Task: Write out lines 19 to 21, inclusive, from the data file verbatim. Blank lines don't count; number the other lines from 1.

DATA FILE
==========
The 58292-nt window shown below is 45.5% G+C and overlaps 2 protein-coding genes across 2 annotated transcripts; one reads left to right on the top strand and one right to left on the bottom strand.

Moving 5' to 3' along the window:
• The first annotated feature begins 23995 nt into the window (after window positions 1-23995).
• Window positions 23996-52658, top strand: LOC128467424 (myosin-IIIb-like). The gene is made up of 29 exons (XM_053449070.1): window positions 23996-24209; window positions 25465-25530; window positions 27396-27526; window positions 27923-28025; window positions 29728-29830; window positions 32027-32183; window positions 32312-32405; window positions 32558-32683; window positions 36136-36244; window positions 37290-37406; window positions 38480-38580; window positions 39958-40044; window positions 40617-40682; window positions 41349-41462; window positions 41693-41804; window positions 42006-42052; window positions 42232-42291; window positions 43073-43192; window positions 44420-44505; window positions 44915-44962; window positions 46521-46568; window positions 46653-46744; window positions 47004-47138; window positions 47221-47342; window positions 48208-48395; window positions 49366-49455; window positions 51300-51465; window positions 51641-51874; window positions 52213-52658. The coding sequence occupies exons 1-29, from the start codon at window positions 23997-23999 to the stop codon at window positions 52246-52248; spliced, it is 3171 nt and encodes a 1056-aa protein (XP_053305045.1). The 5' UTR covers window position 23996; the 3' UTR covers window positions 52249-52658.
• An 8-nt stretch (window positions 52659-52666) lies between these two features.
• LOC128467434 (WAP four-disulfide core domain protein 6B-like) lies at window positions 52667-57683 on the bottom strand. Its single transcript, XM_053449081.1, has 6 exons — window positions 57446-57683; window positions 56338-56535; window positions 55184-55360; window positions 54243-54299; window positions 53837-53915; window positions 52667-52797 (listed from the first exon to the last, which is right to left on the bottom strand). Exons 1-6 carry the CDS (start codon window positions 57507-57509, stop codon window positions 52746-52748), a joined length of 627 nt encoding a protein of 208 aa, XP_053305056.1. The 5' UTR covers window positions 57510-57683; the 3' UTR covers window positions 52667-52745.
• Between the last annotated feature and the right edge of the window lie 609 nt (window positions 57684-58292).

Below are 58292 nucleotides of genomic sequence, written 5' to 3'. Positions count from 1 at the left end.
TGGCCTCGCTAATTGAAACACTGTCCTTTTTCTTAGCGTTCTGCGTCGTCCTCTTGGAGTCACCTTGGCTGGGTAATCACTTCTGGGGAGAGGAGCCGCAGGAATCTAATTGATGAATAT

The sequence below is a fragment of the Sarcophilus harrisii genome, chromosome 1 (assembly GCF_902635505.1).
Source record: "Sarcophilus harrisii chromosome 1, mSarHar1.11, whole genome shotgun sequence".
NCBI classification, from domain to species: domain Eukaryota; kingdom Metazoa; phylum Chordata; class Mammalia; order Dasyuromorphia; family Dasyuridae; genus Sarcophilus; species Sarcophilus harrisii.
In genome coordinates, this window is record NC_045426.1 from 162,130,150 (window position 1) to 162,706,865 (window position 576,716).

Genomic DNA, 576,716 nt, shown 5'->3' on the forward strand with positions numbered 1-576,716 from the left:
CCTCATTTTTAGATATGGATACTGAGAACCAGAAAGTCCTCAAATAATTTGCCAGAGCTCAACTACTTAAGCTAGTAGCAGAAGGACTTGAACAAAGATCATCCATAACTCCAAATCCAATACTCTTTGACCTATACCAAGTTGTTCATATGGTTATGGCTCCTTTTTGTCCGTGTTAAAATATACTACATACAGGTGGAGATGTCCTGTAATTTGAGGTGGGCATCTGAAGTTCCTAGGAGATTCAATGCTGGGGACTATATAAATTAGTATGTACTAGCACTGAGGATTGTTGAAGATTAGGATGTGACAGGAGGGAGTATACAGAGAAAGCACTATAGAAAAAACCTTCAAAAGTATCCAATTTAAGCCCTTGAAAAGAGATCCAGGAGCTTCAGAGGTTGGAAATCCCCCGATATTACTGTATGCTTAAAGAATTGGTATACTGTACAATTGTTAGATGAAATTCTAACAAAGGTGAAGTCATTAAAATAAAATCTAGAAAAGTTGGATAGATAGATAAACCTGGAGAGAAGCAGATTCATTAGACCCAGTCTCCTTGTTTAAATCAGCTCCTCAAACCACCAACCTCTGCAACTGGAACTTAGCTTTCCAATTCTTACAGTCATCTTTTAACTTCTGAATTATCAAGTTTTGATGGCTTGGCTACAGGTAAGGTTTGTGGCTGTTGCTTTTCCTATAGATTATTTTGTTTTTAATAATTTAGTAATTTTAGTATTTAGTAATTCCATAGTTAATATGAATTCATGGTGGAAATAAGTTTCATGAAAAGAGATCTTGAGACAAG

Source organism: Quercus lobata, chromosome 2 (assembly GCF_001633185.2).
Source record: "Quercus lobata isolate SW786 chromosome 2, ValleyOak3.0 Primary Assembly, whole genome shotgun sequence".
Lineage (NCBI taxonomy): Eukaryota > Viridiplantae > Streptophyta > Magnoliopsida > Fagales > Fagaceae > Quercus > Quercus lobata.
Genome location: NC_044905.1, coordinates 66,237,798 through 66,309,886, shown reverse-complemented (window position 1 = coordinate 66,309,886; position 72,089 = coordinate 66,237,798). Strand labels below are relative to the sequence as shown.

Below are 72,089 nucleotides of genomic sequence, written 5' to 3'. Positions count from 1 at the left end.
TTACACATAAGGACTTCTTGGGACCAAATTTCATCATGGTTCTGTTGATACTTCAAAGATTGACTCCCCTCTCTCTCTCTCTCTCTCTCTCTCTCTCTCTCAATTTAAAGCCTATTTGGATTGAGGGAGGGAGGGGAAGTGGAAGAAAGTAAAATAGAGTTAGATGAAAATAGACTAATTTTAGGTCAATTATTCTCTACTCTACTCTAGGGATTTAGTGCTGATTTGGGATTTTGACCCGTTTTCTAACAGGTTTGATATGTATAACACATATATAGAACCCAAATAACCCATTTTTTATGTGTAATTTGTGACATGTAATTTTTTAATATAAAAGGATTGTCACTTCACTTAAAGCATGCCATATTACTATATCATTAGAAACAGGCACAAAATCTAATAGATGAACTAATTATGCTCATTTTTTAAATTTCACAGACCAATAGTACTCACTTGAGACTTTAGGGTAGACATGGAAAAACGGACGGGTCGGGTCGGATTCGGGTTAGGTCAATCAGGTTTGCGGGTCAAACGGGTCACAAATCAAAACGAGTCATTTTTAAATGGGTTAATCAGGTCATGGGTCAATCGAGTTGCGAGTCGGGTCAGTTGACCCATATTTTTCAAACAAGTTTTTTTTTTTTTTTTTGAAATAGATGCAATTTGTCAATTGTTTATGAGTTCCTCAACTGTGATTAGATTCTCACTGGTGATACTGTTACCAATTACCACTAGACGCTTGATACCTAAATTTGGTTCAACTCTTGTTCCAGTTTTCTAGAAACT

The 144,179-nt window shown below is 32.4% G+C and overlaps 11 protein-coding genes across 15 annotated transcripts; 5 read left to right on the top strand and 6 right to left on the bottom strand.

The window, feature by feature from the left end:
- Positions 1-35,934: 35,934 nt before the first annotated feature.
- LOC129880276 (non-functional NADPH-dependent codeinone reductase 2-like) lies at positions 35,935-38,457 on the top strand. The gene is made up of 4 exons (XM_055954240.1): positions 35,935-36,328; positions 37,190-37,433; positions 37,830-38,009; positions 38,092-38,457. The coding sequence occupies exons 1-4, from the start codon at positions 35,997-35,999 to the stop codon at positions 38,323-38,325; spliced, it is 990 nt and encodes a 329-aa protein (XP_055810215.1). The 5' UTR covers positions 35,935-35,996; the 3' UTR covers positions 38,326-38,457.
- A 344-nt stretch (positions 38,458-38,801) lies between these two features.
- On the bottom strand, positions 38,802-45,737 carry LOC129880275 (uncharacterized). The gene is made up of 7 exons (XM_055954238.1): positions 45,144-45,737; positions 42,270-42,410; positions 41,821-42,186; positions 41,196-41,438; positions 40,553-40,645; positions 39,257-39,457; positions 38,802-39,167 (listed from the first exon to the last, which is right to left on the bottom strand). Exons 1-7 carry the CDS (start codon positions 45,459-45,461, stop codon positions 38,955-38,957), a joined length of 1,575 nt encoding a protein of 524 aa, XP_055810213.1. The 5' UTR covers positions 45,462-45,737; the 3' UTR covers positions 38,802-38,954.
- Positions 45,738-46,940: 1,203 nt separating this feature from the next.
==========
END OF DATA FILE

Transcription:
Genome location: NC_044905.1, coordinates 66,237,798 through 66,309,886, shown reverse-complemented (window position 1 = coordinate 66,309,886; position 72,089 = coordinate 66,237,798). Strand labels below are relative to the sequence as shown.

Below are 72,089 nucleotides of genomic sequence, written 5' to 3'. Positions count from 1 at the left end.
TTACACATAAGGACTTCTTGGGACCAAATTTCATCATGGTTCTGTTGATACTTCAAAGATTGACTCCCCTCTCTCTCTCTCTCTCTCTCTCTCTCTCTCTCAATTTAAAGCCTATTTGGATTGAGGGAGGGAGGGGAAGTGGAAGAAAGTAAAATAGAGTTAGATGAAAATAGACTAATTTTAGGTCAATTATTCTCTACTCTACTCTAGGGATTTAGTGCTGATTTGGGATTTTGACCCGTTTTCTAACAGGTTTGATATGTATAACACATATATAGAACCCAAATAACCCATTTTTTATGTGTAATTTGTGACATGTAATTTTTTAATATAAAAGGATTGTCACTTCACTTAAAGCATGCCATATTACTATATCATTAGAAACAGGCACAAAATCTAATAGATGAACTAATTATGCTCATTTTTTAAATTTCACAGACCAATAGTACTCACTTGAGACTTTAGGGTAGACATGGAAAAACGGACGGGTCGGGTCGGATTCGGGTTAGGTCAATCAGGTTTGCGGGTCAAACGGGTCACAAATCAAAACGAGTCATTTTTAAATGGGTTAATCAGGTCATGGGTCAATCGAGTTGCGAGTCGGGTCAGTTGACCCATATTTTTCAAACAAGTTTTTTTTTTTTTTTTTGAAATAGATGCAATTTGTCAATTGTTTATGAGTTCCTCAACTGTGATTAGATTCTCACTGGTGATACTGTTACCAATTACCACTAGACGCTTGATACCTAAATTTGGTTCAACTCTTGTTCCAGTTTTCTAGAAACT